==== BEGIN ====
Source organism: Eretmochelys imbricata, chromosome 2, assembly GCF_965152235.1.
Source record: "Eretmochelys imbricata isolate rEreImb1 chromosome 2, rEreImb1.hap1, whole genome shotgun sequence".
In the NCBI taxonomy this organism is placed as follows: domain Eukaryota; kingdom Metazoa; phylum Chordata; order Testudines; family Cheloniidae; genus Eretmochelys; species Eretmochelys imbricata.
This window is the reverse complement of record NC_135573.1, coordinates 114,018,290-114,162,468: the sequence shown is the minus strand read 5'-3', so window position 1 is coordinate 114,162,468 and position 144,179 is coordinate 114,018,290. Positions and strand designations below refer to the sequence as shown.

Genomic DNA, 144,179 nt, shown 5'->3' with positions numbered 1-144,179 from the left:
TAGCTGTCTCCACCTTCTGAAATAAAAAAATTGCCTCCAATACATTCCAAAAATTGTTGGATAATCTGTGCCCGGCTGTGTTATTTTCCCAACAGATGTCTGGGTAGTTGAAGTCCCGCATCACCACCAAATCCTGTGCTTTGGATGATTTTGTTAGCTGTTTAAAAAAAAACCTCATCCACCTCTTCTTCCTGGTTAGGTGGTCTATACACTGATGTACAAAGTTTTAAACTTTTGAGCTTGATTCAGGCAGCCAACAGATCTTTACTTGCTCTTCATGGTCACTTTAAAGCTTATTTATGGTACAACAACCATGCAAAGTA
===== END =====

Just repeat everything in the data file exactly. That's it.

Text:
Source organism: Eretmochelys imbricata, chromosome 2, assembly GCF_965152235.1.
Source record: "Eretmochelys imbricata isolate rEreImb1 chromosome 2, rEreImb1.hap1, whole genome shotgun sequence".
In the NCBI taxonomy this organism is placed as follows: domain Eukaryota; kingdom Metazoa; phylum Chordata; order Testudines; family Cheloniidae; genus Eretmochelys; species Eretmochelys imbricata.
This window is the reverse complement of record NC_135573.1, coordinates 114,018,290-114,162,468: the sequence shown is the minus strand read 5'-3', so window position 1 is coordinate 114,162,468 and position 144,179 is coordinate 114,018,290. Positions and strand designations below refer to the sequence as shown.

Genomic DNA, 144,179 nt, shown 5'->3' with positions numbered 1-144,179 from the left:
TAGCTGTCTCCACCTTCTGAAATAAAAAAATTGCCTCCAATACATTCCAAAAATTGTTGGATAATCTGTGCCCGGCTGTGTTATTTTCCCAACAGATGTCTGGGTAGTTGAAGTCCCGCATCACCACCAAATCCTGTGCTTTGGATGATTTTGTTAGCTGTTTAAAAAAAAACCTCATCCACCTCTTCTTCCTGGTTAGGTGGTCTATACACTGATGTACAAAGTTTTAAACTTTTGAGCTTGATTCAGGCAGCCAACAGATCTTTACTTGCTCTTCATGGTCACTTTAAAGCTTATTTATGGTACAACAACCATGCAAAGTA